Unemployment means a mismatch between the number of workers and the number of jobs. But if we look at the economy in the way I suggest here, and think not about the number of jobs but rather about the amount of work that we need, there can never really be a mismatch between the amount of work to be done and the number of workers. Of course certain individuals may be unemployable, because of mental or physical disability, or even because of bad acquired habits. But aside from these comparatively rare instances, God has arranged things so that the amount of work to be done always corresponds more or less with the number of persons available for that work. If our human arrangements, our economic systems, our laws, our tax policies, obscure that God-given harmony between work and workers, we ought to change these human constructs so that they reflect better and more closely the order that God clearly intended. Of course sin, both original and actual, makes this difficult, but surely we can approach it better than we do now.

Note, moreover, that the more closely we adhere to this natural relationship between work and worker, the more we can avoid the constant expansions and contractions of capitalist business cycles. Such cycles exist because of the impetus, implicit in capitalism, toward overexpansion of corporations and firms, regardless of the economic needs of society, and they are complicated by the activities of financiers, legal and illegal, who prey upon both the public and the rest of the business establishment and manipulate legal and economic processes to their own advantage.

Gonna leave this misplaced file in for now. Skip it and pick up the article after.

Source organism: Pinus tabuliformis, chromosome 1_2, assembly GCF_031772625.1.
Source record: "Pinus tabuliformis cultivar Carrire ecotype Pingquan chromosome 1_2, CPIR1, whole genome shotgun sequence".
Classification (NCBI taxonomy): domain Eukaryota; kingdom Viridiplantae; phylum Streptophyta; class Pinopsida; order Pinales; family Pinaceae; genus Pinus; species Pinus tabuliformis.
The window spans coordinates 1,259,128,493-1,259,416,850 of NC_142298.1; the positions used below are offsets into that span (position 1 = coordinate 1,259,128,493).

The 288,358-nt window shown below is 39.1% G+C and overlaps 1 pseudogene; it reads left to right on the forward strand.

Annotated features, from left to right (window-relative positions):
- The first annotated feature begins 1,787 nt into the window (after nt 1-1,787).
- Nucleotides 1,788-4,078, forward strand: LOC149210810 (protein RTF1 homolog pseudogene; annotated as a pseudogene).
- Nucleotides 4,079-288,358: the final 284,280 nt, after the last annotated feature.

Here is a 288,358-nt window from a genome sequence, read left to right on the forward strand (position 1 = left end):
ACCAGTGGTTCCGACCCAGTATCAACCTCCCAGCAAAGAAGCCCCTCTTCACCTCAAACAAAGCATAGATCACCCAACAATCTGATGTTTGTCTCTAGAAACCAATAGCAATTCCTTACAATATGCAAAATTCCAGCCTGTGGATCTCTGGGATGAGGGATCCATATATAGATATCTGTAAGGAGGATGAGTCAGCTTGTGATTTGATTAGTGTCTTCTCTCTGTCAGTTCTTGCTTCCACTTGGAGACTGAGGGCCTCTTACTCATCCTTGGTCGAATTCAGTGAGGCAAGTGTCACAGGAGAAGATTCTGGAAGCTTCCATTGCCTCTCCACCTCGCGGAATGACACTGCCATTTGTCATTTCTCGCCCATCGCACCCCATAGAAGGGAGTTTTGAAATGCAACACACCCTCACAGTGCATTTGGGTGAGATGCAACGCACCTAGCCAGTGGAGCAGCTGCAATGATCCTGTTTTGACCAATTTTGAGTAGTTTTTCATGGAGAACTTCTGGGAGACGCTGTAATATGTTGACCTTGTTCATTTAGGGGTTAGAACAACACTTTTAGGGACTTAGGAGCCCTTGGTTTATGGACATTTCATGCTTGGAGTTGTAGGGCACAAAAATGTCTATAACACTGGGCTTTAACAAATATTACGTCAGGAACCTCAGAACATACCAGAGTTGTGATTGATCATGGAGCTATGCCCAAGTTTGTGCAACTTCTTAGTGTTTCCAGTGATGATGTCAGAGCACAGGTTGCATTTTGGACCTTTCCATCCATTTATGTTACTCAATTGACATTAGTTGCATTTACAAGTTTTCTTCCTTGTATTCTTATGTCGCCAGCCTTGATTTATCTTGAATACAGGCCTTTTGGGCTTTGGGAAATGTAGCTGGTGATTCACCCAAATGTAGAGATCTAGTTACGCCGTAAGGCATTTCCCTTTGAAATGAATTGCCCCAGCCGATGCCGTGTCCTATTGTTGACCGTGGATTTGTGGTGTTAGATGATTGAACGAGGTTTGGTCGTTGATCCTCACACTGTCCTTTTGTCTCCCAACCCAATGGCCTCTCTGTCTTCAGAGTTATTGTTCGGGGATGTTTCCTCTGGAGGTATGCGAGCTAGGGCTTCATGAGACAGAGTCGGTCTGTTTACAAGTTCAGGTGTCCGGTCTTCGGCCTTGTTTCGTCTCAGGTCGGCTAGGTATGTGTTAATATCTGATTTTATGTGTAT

Distributism, on the other hand, is the best economic system by which to achieve this coordination between work and workers which I have been describing. Why is this? Because Distributism simplifies as much as possible that relationship. By encouraging micro-enterprises, operations in which the owner is the sole or chief worker, this relationship between the work to be done and the workers available can be seen more clearly than when this relationship is complicated by many layers of firms whose owners are not involved in the actual work and whose workers are hired and fired according to the expansions and contractions of business cycles. Capitalist firms do not hire workers according to any reasonable estimate of the true economic needs of a society, but rather according to their estimate of whether they can sell their own products, regardless of society’s needs. It is no wonder that under capitalism unemployment is a perennial problem, since there is little or no attempt to match our economic activity to reasonable human need, and thus to the available number of workers.